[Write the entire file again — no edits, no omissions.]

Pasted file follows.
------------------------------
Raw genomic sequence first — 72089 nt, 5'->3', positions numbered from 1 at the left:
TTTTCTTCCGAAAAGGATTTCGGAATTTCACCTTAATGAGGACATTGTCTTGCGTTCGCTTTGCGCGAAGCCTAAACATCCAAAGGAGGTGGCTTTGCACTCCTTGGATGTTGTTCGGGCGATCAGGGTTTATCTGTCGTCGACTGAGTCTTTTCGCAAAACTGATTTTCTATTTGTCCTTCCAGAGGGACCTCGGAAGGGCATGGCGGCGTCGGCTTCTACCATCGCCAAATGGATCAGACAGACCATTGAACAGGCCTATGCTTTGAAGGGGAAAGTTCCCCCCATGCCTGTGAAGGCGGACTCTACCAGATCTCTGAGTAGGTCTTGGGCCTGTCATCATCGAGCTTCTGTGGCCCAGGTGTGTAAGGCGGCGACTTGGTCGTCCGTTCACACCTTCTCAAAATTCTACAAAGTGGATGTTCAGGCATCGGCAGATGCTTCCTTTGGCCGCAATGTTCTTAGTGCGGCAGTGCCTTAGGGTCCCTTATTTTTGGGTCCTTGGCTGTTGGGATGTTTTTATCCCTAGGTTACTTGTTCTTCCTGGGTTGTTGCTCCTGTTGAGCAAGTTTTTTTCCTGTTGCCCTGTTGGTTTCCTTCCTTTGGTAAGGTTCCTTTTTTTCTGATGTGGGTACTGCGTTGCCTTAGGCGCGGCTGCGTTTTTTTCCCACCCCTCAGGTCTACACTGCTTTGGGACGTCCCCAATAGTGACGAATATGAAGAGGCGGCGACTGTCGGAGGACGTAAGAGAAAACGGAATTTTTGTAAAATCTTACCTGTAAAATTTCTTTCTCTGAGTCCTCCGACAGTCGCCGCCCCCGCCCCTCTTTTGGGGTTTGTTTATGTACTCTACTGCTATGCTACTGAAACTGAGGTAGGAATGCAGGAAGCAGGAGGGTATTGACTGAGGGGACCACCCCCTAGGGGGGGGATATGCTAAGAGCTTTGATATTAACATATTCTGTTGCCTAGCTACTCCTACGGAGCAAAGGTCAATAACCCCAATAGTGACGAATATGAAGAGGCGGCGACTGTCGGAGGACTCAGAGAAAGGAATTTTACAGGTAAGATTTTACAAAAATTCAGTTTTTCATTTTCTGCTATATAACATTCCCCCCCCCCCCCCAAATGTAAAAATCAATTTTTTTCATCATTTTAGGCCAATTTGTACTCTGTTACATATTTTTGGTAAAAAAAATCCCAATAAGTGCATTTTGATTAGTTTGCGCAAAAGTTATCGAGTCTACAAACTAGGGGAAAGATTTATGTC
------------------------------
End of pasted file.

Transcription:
Raw genomic sequence first — 72089 nt, 5'->3', positions numbered from 1 at the left:
TTTTCTTCCGAAAAGGATTTCGGAATTTCACCTTAATGAGGACATTGTCTTGCGTTCGCTTTGCGCGAAGCCTAAACATCCAAAGGAGGTGGCTTTGCACTCCTTGGATGTTGTTCGGGCGATCAGGGTTTATCTGTCGTCGACTGAGTCTTTTCGCAAAACTGATTTTCTATTTGTCCTTCCAGAGGGACCTCGGAAGGGCATGGCGGCGTCGGCTTCTACCATCGCCAAATGGATCAGACAGACCATTGAACAGGCCTATGCTTTGAAGGGGAAAGTTCCCCCCATGCCTGTGAAGGCGGACTCTACCAGATCTCTGAGTAGGTCTTGGGCCTGTCATCATCGAGCTTCTGTGGCCCAGGTGTGTAAGGCGGCGACTTGGTCGTCCGTTCACACCTTCTCAAAATTCTACAAAGTGGATGTTCAGGCATCGGCAGATGCTTCCTTTGGCCGCAATGTTCTTAGTGCGGCAGTGCCTTAGGGTCCCTTATTTTTGGGTCCTTGGCTGTTGGGATGTTTTTATCCCTAGGTTACTTGTTCTTCCTGGGTTGTTGCTCCTGTTGAGCAAGTTTTTTTCCTGTTGCCCTGTTGGTTTCCTTCCTTTGGTAAGGTTCCTTTTTTTCTGATGTGGGTACTGCGTTGCCTTAGGCGCGGCTGCGTTTTTTTCCCACCCCTCAGGTCTACACTGCTTTGGGACGTCCCCAATAGTGACGAATATGAAGAGGCGGCGACTGTCGGAGGACGTAAGAGAAAACGGAATTTTTGTAAAATCTTACCTGTAAAATTTCTTTCTCTGAGTCCTCCGACAGTCGCCGCCCCCGCCCCTCTTTTGGGGTTTGTTTATGTACTCTACTGCTATGCTACTGAAACTGAGGTAGGAATGCAGGAAGCAGGAGGGTATTGACTGAGGGGACCACCCCCTAGGGGGGGGATATGCTAAGAGCTTTGATATTAACATATTCTGTTGCCTAGCTACTCCTACGGAGCAAAGGTCAATAACCCCAATAGTGACGAATATGAAGAGGCGGCGACTGTCGGAGGACTCAGAGAAAGGAATTTTACAGGTAAGATTTTACAAAAATTCAGTTTTTCATTTTCTGCTATATAACATTCCCCCCCCCCCCCCAAATGTAAAAATCAATTTTTTTCATCATTTTAGGCCAATTTGTACTCTGTTACATATTTTTGGTAAAAAAAATCCCAATAAGTGCATTTTGATTAGTTTGCGCAAAAGTTATCGAGTCTACAAACTAGGGGAAAGATTTATGTC